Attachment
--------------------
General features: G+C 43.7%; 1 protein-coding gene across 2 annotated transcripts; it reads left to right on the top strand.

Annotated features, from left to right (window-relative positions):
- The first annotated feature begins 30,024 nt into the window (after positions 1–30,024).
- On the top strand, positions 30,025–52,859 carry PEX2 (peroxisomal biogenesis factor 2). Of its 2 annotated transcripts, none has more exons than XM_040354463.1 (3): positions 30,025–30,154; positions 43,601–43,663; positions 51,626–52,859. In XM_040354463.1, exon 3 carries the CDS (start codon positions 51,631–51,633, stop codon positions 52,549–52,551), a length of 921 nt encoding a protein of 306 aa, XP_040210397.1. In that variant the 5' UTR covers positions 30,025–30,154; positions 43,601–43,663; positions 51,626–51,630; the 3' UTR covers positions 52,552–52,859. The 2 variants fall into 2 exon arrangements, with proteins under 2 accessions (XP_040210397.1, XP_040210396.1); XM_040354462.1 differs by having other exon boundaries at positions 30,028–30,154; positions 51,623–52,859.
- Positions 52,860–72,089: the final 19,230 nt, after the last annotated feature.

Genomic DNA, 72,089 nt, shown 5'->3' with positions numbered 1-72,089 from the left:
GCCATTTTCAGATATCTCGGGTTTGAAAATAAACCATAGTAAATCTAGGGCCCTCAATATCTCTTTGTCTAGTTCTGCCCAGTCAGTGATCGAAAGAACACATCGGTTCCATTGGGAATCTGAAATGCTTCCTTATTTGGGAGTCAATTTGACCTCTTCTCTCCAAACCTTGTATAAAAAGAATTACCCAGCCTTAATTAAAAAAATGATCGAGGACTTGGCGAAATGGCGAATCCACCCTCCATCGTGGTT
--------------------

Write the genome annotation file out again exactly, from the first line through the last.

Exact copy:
General features: G+C 43.7%; 1 protein-coding gene across 2 annotated transcripts; it reads left to right on the top strand.

Annotated features, from left to right (window-relative positions):
- The first annotated feature begins 30,024 nt into the window (after positions 1–30,024).
- On the top strand, positions 30,025–52,859 carry PEX2 (peroxisomal biogenesis factor 2). Of its 2 annotated transcripts, none has more exons than XM_040354463.1 (3): positions 30,025–30,154; positions 43,601–43,663; positions 51,626–52,859. In XM_040354463.1, exon 3 carries the CDS (start codon positions 51,631–51,633, stop codon positions 52,549–52,551), a length of 921 nt encoding a protein of 306 aa, XP_040210397.1. In that variant the 5' UTR covers positions 30,025–30,154; positions 43,601–43,663; positions 51,626–51,630; the 3' UTR covers positions 52,552–52,859. The 2 variants fall into 2 exon arrangements, with proteins under 2 accessions (XP_040210397.1, XP_040210396.1); XM_040354462.1 differs by having other exon boundaries at positions 30,028–30,154; positions 51,623–52,859.
- Positions 52,860–72,089: the final 19,230 nt, after the last annotated feature.

Genomic DNA, 72,089 nt, shown 5'->3' with positions numbered 1-72,089 from the left:
GCCATTTTCAGATATCTCGGGTTTGAAAATAAACCATAGTAAATCTAGGGCCCTCAATATCTCTTTGTCTAGTTCTGCCCAGTCAGTGATCGAAAGAACACATCGGTTCCATTGGGAATCTGAAATGCTTCCTTATTTGGGAGTCAATTTGACCTCTTCTCTCCAAACCTTGTATAAAAAGAATTACCCAGCCTTAATTAAAAAAATGATCGAGGACTTGGCGAAATGGCGAATCCACCCTCCATCGTGGTT